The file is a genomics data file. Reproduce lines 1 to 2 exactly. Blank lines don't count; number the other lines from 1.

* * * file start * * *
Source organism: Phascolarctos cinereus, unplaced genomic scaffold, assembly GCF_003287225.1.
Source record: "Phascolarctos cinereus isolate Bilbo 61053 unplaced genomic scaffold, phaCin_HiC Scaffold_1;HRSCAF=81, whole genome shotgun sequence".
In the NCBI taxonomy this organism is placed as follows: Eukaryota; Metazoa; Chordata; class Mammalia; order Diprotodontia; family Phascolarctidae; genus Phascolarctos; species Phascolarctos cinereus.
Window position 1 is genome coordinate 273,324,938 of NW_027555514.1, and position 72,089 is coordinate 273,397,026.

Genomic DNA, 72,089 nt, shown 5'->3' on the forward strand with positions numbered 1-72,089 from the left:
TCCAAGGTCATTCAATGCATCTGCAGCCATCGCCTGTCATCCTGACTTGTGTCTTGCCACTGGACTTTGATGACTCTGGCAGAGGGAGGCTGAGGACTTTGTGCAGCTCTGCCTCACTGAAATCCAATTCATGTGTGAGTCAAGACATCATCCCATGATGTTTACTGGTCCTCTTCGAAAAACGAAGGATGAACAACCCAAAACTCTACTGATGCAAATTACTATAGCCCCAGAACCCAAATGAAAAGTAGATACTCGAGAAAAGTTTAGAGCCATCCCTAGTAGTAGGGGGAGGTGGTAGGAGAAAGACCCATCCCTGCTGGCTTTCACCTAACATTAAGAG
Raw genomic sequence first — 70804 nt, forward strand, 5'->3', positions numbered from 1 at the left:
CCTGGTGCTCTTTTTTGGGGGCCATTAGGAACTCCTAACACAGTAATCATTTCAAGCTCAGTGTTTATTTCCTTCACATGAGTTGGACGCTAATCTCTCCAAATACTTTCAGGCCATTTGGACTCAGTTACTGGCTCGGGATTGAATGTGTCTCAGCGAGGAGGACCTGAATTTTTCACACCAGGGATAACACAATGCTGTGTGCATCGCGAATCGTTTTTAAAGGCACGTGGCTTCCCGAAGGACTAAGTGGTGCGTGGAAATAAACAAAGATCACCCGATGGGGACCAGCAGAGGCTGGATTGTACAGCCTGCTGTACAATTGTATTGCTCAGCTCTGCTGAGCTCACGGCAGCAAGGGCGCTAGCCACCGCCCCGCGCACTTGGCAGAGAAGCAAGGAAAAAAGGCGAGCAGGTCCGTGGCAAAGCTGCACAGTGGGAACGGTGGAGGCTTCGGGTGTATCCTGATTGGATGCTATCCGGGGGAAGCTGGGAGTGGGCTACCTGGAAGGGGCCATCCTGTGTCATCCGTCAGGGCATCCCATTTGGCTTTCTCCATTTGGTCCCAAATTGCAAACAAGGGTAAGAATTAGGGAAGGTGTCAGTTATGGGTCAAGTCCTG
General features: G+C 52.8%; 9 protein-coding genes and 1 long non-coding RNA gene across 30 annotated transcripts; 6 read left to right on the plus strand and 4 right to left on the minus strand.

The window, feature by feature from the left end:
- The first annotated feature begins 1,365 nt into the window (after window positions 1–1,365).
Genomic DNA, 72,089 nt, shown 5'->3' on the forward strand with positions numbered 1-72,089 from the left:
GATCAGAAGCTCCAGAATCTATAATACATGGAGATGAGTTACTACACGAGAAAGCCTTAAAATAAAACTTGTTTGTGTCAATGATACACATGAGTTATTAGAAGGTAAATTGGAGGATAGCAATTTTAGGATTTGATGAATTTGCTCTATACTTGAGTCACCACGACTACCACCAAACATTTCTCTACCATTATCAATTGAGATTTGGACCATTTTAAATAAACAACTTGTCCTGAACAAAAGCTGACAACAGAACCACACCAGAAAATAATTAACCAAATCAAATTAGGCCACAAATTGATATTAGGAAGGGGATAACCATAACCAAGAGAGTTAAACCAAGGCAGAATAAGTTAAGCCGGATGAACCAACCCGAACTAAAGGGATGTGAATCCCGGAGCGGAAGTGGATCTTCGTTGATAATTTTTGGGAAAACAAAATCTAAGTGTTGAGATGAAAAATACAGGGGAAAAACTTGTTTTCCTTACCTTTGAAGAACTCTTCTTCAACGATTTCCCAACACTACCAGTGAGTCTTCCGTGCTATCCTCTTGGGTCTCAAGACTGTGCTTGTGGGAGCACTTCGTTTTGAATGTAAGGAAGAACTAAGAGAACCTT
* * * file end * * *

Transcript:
Source organism: Phascolarctos cinereus, unplaced genomic scaffold, assembly GCF_003287225.1.
Source record: "Phascolarctos cinereus isolate Bilbo 61053 unplaced genomic scaffold, phaCin_HiC Scaffold_1;HRSCAF=81, whole genome shotgun sequence".